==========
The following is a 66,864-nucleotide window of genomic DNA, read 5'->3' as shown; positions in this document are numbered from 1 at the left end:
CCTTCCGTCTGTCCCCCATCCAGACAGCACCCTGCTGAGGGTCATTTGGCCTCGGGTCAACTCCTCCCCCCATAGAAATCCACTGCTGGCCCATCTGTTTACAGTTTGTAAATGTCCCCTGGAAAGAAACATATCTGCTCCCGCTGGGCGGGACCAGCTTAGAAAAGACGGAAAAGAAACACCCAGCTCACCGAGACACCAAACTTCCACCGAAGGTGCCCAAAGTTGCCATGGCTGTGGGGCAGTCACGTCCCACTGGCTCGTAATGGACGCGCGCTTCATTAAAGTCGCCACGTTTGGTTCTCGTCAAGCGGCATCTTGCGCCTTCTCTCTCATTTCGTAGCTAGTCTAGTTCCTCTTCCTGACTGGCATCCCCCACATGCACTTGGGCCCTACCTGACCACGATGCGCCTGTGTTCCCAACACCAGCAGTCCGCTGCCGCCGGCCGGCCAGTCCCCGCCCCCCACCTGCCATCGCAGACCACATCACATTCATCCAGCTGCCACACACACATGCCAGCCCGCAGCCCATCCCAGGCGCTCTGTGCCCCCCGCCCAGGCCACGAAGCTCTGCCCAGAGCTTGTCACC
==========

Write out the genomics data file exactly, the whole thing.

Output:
The following is a 66,864-nucleotide window of genomic DNA, read 5'->3' as shown; positions in this document are numbered from 1 at the left end:
CCTTCCGTCTGTCCCCCATCCAGACAGCACCCTGCTGAGGGTCATTTGGCCTCGGGTCAACTCCTCCCCCCATAGAAATCCACTGCTGGCCCATCTGTTTACAGTTTGTAAATGTCCCCTGGAAAGAAACATATCTGCTCCCGCTGGGCGGGACCAGCTTAGAAAAGACGGAAAAGAAACACCCAGCTCACCGAGACACCAAACTTCCACCGAAGGTGCCCAAAGTTGCCATGGCTGTGGGGCAGTCACGTCCCACTGGCTCGTAATGGACGCGCGCTTCATTAAAGTCGCCACGTTTGGTTCTCGTCAAGCGGCATCTTGCGCCTTCTCTCTCATTTCGTAGCTAGTCTAGTTCCTCTTCCTGACTGGCATCCCCCACATGCACTTGGGCCCTACCTGACCACGATGCGCCTGTGTTCCCAACACCAGCAGTCCGCTGCCGCCGGCCGGCCAGTCCCCGCCCCCCACCTGCCATCGCAGACCACATCACATTCATCCAGCTGCCACACACACATGCCAGCCCGCAGCCCATCCCAGGCGCTCTGTGCCCCCCGCCCAGGCCACGAAGCTCTGCCCAGAGCTTGTCACC